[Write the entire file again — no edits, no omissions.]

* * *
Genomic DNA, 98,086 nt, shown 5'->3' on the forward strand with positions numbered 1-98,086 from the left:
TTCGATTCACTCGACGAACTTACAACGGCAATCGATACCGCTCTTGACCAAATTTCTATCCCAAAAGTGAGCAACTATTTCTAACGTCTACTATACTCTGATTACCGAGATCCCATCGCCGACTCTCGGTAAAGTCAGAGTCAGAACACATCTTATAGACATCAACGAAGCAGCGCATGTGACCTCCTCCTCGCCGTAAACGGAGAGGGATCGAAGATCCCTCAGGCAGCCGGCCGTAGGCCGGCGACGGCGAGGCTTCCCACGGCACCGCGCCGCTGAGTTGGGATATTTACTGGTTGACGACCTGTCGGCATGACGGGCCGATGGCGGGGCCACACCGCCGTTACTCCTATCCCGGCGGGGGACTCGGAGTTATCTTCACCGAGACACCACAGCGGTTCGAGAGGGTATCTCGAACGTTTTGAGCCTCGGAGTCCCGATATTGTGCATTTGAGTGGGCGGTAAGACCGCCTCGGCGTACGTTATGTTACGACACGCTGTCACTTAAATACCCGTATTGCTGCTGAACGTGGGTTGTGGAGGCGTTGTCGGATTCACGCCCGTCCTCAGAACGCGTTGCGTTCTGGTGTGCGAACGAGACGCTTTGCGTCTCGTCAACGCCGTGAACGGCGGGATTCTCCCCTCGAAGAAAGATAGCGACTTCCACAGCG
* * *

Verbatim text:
Genomic DNA, 98,086 nt, shown 5'->3' on the forward strand with positions numbered 1-98,086 from the left:
TTCGATTCACTCGACGAACTTACAACGGCAATCGATACCGCTCTTGACCAAATTTCTATCCCAAAAGTGAGCAACTATTTCTAACGTCTACTATACTCTGATTACCGAGATCCCATCGCCGACTCTCGGTAAAGTCAGAGTCAGAACACATCTTATAGACATCAACGAAGCAGCGCATGTGACCTCCTCCTCGCCGTAAACGGAGAGGGATCGAAGATCCCTCAGGCAGCCGGCCGTAGGCCGGCGACGGCGAGGCTTCCCACGGCACCGCGCCGCTGAGTTGGGATATTTACTGGTTGACGACCTGTCGGCATGACGGGCCGATGGCGGGGCCACACCGCCGTTACTCCTATCCCGGCGGGGGACTCGGAGTTATCTTCACCGAGACACCACAGCGGTTCGAGAGGGTATCTCGAACGTTTTGAGCCTCGGAGTCCCGATATTGTGCATTTGAGTGGGCGGTAAGACCGCCTCGGCGTACGTTATGTTACGACACGCTGTCACTTAAATACCCGTATTGCTGCTGAACGTGGGTTGTGGAGGCGTTGTCGGATTCACGCCCGTCCTCAGAACGCGTTGCGTTCTGGTGTGCGAACGAGACGCTTTGCGTCTCGTCAACGCCGTGAACGGCGGGATTCTCCCCTCGAAGAAAGATAGCGACTTCCACAGCG